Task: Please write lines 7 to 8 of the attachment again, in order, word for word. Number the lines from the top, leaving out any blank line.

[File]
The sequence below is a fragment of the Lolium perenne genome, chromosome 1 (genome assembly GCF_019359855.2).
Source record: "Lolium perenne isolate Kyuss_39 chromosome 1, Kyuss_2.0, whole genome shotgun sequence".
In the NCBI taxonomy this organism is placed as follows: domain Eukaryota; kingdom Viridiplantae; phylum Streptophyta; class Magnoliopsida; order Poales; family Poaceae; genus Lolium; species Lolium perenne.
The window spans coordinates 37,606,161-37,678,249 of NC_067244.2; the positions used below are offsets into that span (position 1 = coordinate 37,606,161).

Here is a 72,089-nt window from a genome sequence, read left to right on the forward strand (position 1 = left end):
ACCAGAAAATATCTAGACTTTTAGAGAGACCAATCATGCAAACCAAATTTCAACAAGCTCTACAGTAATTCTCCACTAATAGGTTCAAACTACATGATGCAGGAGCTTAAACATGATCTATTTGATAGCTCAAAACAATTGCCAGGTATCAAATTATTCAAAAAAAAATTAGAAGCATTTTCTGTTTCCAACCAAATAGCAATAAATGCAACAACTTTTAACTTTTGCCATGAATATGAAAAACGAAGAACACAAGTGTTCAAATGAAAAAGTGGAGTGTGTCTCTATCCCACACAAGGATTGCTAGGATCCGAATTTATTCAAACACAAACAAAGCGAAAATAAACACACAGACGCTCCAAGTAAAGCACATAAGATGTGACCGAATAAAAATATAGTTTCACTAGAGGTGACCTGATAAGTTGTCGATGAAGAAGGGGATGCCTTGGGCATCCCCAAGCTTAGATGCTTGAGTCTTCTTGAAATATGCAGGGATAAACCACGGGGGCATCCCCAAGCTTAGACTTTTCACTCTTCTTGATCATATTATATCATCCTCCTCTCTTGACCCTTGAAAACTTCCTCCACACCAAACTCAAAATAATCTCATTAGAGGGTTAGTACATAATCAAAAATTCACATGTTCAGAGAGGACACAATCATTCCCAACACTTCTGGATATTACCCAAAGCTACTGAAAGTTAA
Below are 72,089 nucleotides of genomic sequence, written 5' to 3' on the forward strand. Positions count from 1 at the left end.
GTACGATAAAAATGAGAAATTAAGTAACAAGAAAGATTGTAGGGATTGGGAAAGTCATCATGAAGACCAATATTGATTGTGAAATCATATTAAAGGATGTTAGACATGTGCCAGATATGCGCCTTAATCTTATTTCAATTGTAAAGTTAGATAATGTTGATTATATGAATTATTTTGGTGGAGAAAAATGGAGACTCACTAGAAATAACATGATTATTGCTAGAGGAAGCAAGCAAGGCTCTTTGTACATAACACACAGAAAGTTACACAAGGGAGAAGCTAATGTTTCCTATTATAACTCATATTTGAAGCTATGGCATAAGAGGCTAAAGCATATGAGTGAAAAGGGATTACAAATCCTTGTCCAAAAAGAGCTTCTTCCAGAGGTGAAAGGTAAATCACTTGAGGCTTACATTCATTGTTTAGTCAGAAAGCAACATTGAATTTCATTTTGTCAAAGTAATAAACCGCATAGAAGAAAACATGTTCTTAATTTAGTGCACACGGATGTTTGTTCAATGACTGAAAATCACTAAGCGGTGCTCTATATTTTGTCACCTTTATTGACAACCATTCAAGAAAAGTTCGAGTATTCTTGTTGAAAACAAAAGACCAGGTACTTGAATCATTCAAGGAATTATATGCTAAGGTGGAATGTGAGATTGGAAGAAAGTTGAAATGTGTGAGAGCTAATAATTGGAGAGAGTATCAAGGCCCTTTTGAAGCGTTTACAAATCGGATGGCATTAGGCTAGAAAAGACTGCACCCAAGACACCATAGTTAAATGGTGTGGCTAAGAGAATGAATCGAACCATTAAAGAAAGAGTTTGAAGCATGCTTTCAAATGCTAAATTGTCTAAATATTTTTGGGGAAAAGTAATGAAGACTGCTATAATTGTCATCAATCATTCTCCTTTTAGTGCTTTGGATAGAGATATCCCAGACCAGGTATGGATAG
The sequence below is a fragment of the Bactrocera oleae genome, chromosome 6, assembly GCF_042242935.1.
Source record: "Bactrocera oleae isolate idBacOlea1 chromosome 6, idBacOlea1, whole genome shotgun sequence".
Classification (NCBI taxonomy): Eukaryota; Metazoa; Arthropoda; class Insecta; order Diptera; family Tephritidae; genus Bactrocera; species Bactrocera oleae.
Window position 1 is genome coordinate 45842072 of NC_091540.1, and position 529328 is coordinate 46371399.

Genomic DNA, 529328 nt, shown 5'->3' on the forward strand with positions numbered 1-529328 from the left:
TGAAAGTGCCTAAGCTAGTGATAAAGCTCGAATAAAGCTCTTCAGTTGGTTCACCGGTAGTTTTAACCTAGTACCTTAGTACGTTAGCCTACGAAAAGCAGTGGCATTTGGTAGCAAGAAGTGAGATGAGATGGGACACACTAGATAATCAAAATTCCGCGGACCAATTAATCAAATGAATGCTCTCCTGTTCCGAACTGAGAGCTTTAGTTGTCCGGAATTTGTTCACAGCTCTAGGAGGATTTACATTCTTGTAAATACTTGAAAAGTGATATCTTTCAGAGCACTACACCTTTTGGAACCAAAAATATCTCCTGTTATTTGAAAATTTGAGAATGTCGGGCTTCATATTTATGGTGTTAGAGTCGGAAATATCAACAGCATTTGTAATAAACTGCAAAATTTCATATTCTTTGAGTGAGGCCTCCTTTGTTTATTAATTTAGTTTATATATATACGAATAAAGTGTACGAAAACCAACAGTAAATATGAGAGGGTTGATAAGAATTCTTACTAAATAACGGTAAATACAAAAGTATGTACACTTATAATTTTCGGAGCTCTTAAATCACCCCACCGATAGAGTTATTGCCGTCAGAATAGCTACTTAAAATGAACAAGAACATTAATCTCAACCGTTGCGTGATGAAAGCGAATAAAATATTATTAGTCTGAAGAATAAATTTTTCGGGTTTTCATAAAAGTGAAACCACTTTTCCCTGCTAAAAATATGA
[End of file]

Below are 72,089 nucleotides of genomic sequence, written 5' to 3' on the forward strand. Positions count from 1 at the left end.
GTACGATAAAAATGAGAAATTAAGTAACAAGAAAGATTGTAGGGATTGGGAAAGTCATCATGAAGACCAATATTGATTGTGAAATCATATTAAAGGATGTTAGACATGTGCCAGATATGCGCCTTAATCTTATTTCAATTGTAAAGTTAGATAATGTTGATTATATGAATTATTTTGGTGGAGAAAAATGGAGACTCACTAGAAATAACATGATTATTGCTAGAGGAAGCAAGCAAGGCTCTTTGTACATAACACACAGAAAGTTACACAAGGGAGAAGCTAATGTTTCCTATTATAACTCATATTTGAAGCTATGGCATAAGAGGCTAAAGCATATGAGTGAAAAGGGATTACAAATCCTTGTCCAAAAAGAGCTTCTTCCAGAGGTGAAAGGTAAATCACTTGAGGCTTACATTCATTGTTTAGTCAGAAAGCAACATTGAATTTCATTTTGTCAAAGTAATAAACCGCATAGAAGAAAACATGTTCTTAATTTAGTGCACACGGATGTTTGTTCAATGACTGAAAATCACTAAGCGGTGCTCTATATTTTGTCACCTTTATTGACAACCATTCAAGAAAAGTTCGAGTATTCTTGTTGAAAACAAAAGACCAGGTACTTGAATCATTCAAGGAATTATATGCTAAGGTGGAATGTGAGATTGGAAGAAAGTTGAAATGTGTGAGAGCTAATAATTGGAGAGAGTATCAAGGCCCTTTTGAAGCGTTTACAAATCGGATGGCATTAGGCTAGAAAAGACTGCACCCAAGACACCATAGTTAAATGGTGTGGCTAAGAGAATGAATCGAACCATTAAAGAAAGAGTTTGAAGCATGCTTTCAAATGCTAAATTGTCTAAATATTTTTGGGGAAAAGTAATGAAGACTGCTATAATTGTCATCAATCATTCTCCTTTTAGTGCTTTGGATAGAGATATCCCAGACCAGGTATGGATAG